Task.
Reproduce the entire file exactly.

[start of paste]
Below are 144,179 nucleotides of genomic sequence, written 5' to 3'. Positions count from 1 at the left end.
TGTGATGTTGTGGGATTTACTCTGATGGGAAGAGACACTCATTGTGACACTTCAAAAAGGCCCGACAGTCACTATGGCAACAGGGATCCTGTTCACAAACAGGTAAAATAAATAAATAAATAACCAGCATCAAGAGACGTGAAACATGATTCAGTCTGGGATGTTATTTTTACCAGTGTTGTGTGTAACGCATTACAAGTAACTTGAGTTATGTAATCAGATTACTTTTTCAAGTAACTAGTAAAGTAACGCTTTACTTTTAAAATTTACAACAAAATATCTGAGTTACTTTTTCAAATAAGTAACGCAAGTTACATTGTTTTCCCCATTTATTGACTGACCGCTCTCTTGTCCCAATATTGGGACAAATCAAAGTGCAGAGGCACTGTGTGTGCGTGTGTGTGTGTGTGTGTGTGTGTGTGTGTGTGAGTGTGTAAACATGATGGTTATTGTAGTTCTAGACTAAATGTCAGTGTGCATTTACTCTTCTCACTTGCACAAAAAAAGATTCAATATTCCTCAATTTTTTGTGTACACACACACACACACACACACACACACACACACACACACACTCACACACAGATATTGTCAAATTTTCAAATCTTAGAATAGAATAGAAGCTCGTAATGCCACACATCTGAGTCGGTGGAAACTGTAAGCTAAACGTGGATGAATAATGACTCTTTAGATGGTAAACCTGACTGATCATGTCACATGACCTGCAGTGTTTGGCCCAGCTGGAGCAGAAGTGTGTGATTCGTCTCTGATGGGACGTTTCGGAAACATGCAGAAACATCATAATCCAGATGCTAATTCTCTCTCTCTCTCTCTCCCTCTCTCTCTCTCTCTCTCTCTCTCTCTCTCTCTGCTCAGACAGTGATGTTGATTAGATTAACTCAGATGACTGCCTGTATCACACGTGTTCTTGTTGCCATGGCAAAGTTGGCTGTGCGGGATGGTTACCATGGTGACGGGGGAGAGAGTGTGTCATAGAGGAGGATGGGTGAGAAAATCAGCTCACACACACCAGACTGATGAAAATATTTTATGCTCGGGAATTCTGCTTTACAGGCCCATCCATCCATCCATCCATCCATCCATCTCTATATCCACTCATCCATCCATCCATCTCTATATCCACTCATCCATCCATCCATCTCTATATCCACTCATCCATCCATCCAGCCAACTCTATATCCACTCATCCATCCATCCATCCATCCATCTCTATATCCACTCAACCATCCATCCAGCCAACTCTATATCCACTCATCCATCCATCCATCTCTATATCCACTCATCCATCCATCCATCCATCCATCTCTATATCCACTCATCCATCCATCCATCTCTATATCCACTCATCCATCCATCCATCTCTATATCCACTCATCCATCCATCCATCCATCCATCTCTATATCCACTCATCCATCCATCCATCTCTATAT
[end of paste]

Below are 144,179 nucleotides of genomic sequence, written 5' to 3'. Positions count from 1 at the left end.
TGTGATGTTGTGGGATTTACTCTGATGGGAAGAGACACTCATTGTGACACTTCAAAAAGGCCCGACAGTCACTATGGCAACAGGGATCCTGTTCACAAACAGGTAAAATAAATAAATAAATAACCAGCATCAAGAGACGTGAAACATGATTCAGTCTGGGATGTTATTTTTACCAGTGTTGTGTGTAACGCATTACAAGTAACTTGAGTTATGTAATCAGATTACTTTTTCAAGTAACTAGTAAAGTAACGCTTTACTTTTAAAATTTACAACAAAATATCTGAGTTACTTTTTCAAATAAGTAACGCAAGTTACATTGTTTTCCCCATTTATTGACTGACCGCTCTCTTGTCCCAATATTGGGACAAATCAAAGTGCAGAGGCACTGTGTGTGCGTGTGTGTGTGTGTGTGTGTGTGTGTGTGTGTGAGTGTGTAAACATGATGGTTATTGTAGTTCTAGACTAAATGTCAGTGTGCATTTACTCTTCTCACTTGCACAAAAAAAGATTCAATATTCCTCAATTTTTTGTGTACACACACACACACACACACACACACACACACACACACACACTCACACACAGATATTGTCAAATTTTCAAATCTTAGAATAGAATAGAAGCTCGTAATGCCACACATCTGAGTCGGTGGAAACTGTAAGCTAAACGTGGATGAATAATGACTCTTTAGATGGTAAACCTGACTGATCATGTCACATGACCTGCAGTGTTTGGCCCAGCTGGAGCAGAAGTGTGTGATTCGTCTCTGATGGGACGTTTCGGAAACATGCAGAAACATCATAATCCAGATGCTAATTCTCTCTCTCTCTCTCTCCCTCTCTCTCTCTCTCTCTCTCTCTCTCTCTCTCTGCTCAGACAGTGATGTTGATTAGATTAACTCAGATGACTGCCTGTATCACACGTGTTCTTGTTGCCATGGCAAAGTTGGCTGTGCGGGATGGTTACCATGGTGACGGGGGAGAGAGTGTGTCATAGAGGAGGATGGGTGAGAAAATCAGCTCACACACACCAGACTGATGAAAATATTTTATGCTCGGGAATTCTGCTTTACAGGCCCATCCATCCATCCATCCATCCATCCATCTCTATATCCACTCATCCATCCATCCATCTCTATATCCACTCATCCATCCATCCATCTCTATATCCACTCATCCATCCATCCAGCCAACTCTATATCCACTCATCCATCCATCCATCCATCCATCTCTATATCCACTCAACCATCCATCCAGCCAACTCTATATCCACTCATCCATCCATCCATCTCTATATCCACTCATCCATCCATCCATCCATCCATCTCTATATCCACTCATCCATCCATCCATCTCTATATCCACTCATCCATCCATCCATCTCTATATCCACTCATCCATCCATCCATCCATCCATCTCTATATCCACTCATCCATCCATCCATCTCTATAT